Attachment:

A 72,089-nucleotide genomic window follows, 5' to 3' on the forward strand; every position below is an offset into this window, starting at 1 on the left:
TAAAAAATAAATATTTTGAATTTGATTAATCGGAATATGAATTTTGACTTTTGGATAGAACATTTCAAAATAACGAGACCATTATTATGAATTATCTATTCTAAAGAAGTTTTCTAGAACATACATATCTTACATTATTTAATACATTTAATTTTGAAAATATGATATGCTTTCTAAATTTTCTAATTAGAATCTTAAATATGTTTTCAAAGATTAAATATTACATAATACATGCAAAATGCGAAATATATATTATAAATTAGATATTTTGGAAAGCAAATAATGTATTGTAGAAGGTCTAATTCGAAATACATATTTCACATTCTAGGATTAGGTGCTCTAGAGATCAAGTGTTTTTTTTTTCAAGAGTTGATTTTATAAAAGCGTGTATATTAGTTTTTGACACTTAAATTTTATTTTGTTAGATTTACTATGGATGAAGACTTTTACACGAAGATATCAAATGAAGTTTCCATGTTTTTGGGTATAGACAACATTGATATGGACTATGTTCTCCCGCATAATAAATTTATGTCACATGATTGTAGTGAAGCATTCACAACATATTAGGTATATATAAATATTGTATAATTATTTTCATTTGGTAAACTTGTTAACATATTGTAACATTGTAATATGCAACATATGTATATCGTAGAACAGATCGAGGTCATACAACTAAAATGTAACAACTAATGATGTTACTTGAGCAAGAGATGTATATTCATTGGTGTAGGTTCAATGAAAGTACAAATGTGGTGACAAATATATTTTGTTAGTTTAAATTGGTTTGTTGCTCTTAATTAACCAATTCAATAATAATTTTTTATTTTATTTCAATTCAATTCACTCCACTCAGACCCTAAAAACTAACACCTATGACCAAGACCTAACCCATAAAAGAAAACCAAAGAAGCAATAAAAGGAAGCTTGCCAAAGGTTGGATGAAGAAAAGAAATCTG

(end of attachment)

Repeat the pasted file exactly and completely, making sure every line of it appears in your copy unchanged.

A 72,089-nucleotide genomic window follows, 5' to 3' on the forward strand; every position below is an offset into this window, starting at 1 on the left:
TAAAAAATAAATATTTTGAATTTGATTAATCGGAATATGAATTTTGACTTTTGGATAGAACATTTCAAAATAACGAGACCATTATTATGAATTATCTATTCTAAAGAAGTTTTCTAGAACATACATATCTTACATTATTTAATACATTTAATTTTGAAAATATGATATGCTTTCTAAATTTTCTAATTAGAATCTTAAATATGTTTTCAAAGATTAAATATTACATAATACATGCAAAATGCGAAATATATATTATAAATTAGATATTTTGGAAAGCAAATAATGTATTGTAGAAGGTCTAATTCGAAATACATATTTCACATTCTAGGATTAGGTGCTCTAGAGATCAAGTGTTTTTTTTTTCAAGAGTTGATTTTATAAAAGCGTGTATATTAGTTTTTGACACTTAAATTTTATTTTGTTAGATTTACTATGGATGAAGACTTTTACACGAAGATATCAAATGAAGTTTCCATGTTTTTGGGTATAGACAACATTGATATGGACTATGTTCTCCCGCATAATAAATTTATGTCACATGATTGTAGTGAAGCATTCACAACATATTAGGTATATATAAATATTGTATAATTATTTTCATTTGGTAAACTTGTTAACATATTGTAACATTGTAATATGCAACATATGTATATCGTAGAACAGATCGAGGTCATACAACTAAAATGTAACAACTAATGATGTTACTTGAGCAAGAGATGTATATTCATTGGTGTAGGTTCAATGAAAGTACAAATGTGGTGACAAATATATTTTGTTAGTTTAAATTGGTTTGTTGCTCTTAATTAACCAATTCAATAATAATTTTTTATTTTATTTCAATTCAATTCACTCCACTCAGACCCTAAAAACTAACACCTATGACCAAGACCTAACCCATAAAAGAAAACCAAAGAAGCAATAAAAGGAAGCTTGCCAAAGGTTGGATGAAGAAAAGAAATCTG